Africa: A Diamond in the Rough
Byline: Tony Das, SPECIAL TO THE WASHINGTON TIMES
It was reminiscent of the iconic film scene from Five Easy Pieces.
Jack Nicholson's character orders two slices of toast; but the waitress says they have no toast. Noting on the menu she does have a toasted chicken salad sandwich, he orders that, sans chicken salad - getting his toast.
In 1979, I was in the capital of Upper Volta in West Africa attempting a phone call to my hometown of Abidjan in neighboring Ivory Coast. The operator said she could only send international calls to Paris, but allowed that they transited Ivory Coast. Asked to put the call through, but have the Abidjan operator call me back before she relayed to Paris, she did so and my call home was completed.
Three decades ago, the shortest and cheapest air routes among many African nations also involved expensive and time-consuming transits through the capitals of the continent's former European colonial rulers. Electricity was a scarce commodity, perhaps because so few Africans truly needed it. Government oil officials in Gulf of Guinea nations reveled over new oil discoveries, but scratched their heads about who would execute oil production in a region that makes the Middle East look easy. Western investors were just plain scared about commitments to Africa.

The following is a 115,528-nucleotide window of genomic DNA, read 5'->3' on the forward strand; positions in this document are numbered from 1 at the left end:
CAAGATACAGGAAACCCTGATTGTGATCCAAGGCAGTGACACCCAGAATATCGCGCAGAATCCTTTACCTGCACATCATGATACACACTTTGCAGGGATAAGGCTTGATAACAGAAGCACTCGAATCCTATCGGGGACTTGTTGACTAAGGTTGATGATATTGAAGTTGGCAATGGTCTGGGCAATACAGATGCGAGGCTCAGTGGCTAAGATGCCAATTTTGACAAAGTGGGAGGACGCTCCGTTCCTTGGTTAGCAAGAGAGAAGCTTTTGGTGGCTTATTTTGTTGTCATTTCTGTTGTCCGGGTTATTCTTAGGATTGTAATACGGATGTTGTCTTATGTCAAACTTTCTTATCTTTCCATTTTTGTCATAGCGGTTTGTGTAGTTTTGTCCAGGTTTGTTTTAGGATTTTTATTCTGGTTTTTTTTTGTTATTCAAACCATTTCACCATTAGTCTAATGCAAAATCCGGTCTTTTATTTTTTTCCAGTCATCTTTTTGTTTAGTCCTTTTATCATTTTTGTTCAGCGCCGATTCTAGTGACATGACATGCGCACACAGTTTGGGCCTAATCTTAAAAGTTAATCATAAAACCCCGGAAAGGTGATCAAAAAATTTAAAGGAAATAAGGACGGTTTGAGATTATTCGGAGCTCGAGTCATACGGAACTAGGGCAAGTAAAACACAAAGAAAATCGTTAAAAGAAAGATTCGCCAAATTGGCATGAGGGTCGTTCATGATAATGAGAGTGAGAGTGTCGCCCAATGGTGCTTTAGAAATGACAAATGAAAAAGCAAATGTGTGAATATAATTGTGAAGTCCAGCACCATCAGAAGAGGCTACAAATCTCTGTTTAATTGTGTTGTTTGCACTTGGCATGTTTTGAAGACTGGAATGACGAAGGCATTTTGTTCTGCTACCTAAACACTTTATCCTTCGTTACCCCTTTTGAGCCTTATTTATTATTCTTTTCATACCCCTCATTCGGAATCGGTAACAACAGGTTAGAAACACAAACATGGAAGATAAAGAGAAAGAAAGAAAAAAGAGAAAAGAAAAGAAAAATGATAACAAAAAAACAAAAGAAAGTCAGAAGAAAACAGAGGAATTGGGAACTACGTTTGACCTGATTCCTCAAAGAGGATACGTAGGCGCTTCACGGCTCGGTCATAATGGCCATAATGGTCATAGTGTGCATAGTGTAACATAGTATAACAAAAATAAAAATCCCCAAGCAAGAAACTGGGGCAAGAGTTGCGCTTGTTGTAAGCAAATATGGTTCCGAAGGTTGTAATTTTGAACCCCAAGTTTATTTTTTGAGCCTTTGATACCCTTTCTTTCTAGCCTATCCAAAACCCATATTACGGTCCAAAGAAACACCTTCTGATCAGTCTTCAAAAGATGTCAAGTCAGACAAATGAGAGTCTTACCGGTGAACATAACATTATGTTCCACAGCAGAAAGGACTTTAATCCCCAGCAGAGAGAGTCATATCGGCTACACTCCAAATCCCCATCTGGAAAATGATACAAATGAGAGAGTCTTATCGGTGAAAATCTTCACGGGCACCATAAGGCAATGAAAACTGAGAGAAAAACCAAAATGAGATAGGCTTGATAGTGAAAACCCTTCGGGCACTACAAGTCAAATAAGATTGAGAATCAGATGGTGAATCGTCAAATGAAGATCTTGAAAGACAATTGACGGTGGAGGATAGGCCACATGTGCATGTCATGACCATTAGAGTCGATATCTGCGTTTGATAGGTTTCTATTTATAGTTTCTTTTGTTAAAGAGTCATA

Over the last 30 years, Sub-Saharan Africa has speeded under commercial and investment radar screens to become a regional economy boasting: a 46 percent growth in mobile telecommunications subscribers with international access who were never fettered by the need to convert from traditional landline networks; increased air travel direct routes resulting in a 12 percent annual increase in revenue, even as Western airlines suffer; and the opening of an untapped market of 750 million consumers who really need a cutting-edge electrical grid.
Countries such as South Africa, Nigeria and Ghana, where power grid requirements 30 years ago were arguable, have emerged as significant economies that must upgrade capacity at scales and timetables never faced by any G-8 nation. The Gulf of Guinea accounts for more than 21 percent of U. …